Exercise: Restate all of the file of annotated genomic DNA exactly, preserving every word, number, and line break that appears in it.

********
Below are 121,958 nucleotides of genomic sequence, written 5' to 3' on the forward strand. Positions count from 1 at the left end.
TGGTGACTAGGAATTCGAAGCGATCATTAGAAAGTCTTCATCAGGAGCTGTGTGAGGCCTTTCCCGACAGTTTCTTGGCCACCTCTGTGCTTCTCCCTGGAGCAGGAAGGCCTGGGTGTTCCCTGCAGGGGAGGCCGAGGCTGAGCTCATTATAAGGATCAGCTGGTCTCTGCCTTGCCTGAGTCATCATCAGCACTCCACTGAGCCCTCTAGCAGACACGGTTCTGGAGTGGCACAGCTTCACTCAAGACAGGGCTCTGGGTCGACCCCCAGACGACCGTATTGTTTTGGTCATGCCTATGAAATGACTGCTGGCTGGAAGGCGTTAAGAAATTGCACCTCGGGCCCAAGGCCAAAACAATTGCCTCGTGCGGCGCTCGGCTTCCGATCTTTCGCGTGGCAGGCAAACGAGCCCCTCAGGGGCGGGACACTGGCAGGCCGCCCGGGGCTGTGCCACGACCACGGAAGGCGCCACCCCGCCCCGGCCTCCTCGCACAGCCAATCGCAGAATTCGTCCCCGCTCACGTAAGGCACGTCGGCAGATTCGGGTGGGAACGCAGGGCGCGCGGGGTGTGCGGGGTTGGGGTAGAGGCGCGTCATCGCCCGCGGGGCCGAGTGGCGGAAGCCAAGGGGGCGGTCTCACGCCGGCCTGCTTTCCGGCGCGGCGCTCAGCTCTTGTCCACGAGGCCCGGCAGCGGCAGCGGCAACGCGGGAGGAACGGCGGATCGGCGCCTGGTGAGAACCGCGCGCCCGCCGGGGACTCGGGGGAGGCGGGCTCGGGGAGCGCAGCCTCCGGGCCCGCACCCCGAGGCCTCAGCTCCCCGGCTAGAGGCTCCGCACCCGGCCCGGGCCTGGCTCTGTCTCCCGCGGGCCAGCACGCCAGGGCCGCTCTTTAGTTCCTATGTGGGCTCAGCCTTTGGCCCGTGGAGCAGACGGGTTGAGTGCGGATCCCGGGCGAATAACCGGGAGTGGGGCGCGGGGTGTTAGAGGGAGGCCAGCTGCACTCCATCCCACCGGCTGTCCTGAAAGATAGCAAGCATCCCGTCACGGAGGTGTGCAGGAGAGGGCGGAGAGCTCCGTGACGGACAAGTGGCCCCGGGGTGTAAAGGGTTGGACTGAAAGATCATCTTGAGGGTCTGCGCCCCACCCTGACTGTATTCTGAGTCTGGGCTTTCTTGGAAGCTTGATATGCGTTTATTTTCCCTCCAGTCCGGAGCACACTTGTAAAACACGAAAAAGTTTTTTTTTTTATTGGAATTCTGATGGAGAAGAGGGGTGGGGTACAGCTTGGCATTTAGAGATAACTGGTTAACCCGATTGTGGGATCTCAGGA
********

Below are 121,958 nucleotides of genomic sequence, written 5' to 3' on the forward strand. Positions count from 1 at the left end.
TGGTGACTAGGAATTCGAAGCGATCATTAGAAAGTCTTCATCAGGAGCTGTGTGAGGCCTTTCCCGACAGTTTCTTGGCCACCTCTGTGCTTCTCCCTGGAGCAGGAAGGCCTGGGTGTTCCCTGCAGGGGAGGCCGAGGCTGAGCTCATTATAAGGATCAGCTGGTCTCTGCCTTGCCTGAGTCATCATCAGCACTCCACTGAGCCCTCTAGCAGACACGGTTCTGGAGTGGCACAGCTTCACTCAAGACAGGGCTCTGGGTCGACCCCCAGACGACCGTATTGTTTTGGTCATGCCTATGAAATGACTGCTGGCTGGAAGGCGTTAAGAAATTGCACCTCGGGCCCAAGGCCAAAACAATTGCCTCGTGCGGCGCTCGGCTTCCGATCTTTCGCGTGGCAGGCAAACGAGCCCCTCAGGGGCGGGACACTGGCAGGCCGCCCGGGGCTGTGCCACGACCACGGAAGGCGCCACCCCGCCCCGGCCTCCTCGCACAGCCAATCGCAGAATTCGTCCCCGCTCACGTAAGGCACGTCGGCAGATTCGGGTGGGAACGCAGGGCGCGCGGGGTGTGCGGGGTTGGGGTAGAGGCGCGTCATCGCCCGCGGGGCCGAGTGGCGGAAGCCAAGGGGGCGGTCTCACGCCGGCCTGCTTTCCGGCGCGGCGCTCAGCTCTTGTCCACGAGGCCCGGCAGCGGCAGCGGCAACGCGGGAGGAACGGCGGATCGGCGCCTGGTGAGAACCGCGCGCCCGCCGGGGACTCGGGGGAGGCGGGCTCGGGGAGCGCAGCCTCCGGGCCCGCACCCCGAGGCCTCAGCTCCCCGGCTAGAGGCTCCGCACCCGGCCCGGGCCTGGCTCTGTCTCCCGCGGGCCAGCACGCCAGGGCCGCTCTTTAGTTCCTATGTGGGCTCAGCCTTTGGCCCGTGGAGCAGACGGGTTGAGTGCGGATCCCGGGCGAATAACCGGGAGTGGGGCGCGGGGTGTTAGAGGGAGGCCAGCTGCACTCCATCCCACCGGCTGTCCTGAAAGATAGCAAGCATCCCGTCACGGAGGTGTGCAGGAGAGGGCGGAGAGCTCCGTGACGGACAAGTGGCCCCGGGGTGTAAAGGGTTGGACTGAAAGATCATCTTGAGGGTCTGCGCCCCACCCTGACTGTATTCTGAGTCTGGGCTTTCTTGGAAGCTTGATATGCGTTTATTTTCCCTCCAGTCCGGAGCACACTTGTAAAACACGAAAAAGTTTTTTTTTTTATTGGAATTCTGATGGAGAAGAGGGGTGGGGTACAGCTTGGCATTTAGAGATAACTGGTTAACCCGATTGTGGGATCTCAGGA